According to Kaiser, limiting the number of foreign doctors who can practice in the US could have a significant impact on certain hospitals and states that rely on them.

A study in JAMA found that more that 2,100 US employers were certified to fill nearly 10,500 physician jobs nationwide in 2016, representing 1.4% of physician workforce overall.

States such as New York, Michigan, and Illinois account for most of the H1-B visa applications for foreign physicians. a third of the total.

North Dakota, on the other hand, had the most applicants as a percentage of its workforce, or 4.7%.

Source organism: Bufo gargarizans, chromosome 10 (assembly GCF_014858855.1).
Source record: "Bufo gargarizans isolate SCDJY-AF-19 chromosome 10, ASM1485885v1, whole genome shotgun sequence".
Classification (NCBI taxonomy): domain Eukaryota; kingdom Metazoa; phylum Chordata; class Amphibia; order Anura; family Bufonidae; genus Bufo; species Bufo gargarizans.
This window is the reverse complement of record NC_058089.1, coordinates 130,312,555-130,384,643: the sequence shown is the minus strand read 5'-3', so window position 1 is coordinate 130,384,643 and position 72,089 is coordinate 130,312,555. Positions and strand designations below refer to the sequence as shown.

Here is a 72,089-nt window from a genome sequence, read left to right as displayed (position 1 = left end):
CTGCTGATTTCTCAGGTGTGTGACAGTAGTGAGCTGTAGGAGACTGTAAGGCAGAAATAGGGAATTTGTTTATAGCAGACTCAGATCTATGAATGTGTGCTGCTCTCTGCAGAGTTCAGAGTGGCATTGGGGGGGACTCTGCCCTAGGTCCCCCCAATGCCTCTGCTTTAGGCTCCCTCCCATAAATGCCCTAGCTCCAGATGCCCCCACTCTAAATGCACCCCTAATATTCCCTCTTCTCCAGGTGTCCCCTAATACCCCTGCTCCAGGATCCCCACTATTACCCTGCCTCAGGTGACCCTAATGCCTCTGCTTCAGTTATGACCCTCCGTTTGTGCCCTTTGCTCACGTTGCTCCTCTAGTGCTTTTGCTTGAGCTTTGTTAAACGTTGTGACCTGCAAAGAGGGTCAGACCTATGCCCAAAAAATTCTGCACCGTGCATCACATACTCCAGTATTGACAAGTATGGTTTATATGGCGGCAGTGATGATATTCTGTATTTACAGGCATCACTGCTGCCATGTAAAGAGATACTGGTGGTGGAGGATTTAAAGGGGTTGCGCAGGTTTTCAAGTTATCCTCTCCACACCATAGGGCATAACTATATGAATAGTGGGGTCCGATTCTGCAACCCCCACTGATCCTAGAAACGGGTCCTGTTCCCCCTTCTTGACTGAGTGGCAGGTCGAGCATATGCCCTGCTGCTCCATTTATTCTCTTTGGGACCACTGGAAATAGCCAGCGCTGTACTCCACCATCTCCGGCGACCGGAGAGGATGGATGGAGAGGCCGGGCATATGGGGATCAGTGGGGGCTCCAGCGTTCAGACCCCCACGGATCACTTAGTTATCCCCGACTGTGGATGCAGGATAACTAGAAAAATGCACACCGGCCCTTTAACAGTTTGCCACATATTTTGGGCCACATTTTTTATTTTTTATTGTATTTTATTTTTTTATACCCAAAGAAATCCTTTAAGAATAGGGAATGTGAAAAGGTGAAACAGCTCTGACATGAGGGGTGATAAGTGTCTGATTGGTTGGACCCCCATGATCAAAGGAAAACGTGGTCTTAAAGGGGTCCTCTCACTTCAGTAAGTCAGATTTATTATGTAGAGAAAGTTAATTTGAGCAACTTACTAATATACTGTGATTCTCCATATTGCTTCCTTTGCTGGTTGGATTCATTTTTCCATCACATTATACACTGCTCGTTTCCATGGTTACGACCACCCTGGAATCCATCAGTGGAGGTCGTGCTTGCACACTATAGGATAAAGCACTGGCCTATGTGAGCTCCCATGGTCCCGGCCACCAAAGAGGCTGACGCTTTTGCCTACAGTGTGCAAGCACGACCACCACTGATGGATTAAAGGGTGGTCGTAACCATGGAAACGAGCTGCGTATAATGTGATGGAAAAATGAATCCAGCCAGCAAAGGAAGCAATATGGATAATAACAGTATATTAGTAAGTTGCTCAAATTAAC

While the focus of the executive order was to clamp down on the loopholes in the program that allowed tech companies to hire foreign workers for high skilled jobs that Americans could take, it will also have a negative effect on how patients will receive care in some US hospitals.

And coupled with the fact that the process of getting to practice here without an executive order is difficult and time-consuming, means that both general health care and workers’ comp patients may not be able to get necessary treatment due to the predicted physician shortage.

So while general healthcare can offer an alternative in the form of medical travel, it is high time that work comp does the same.

Or do you really want your claimant patients to wait months before getting needed surgery or other medical procedures?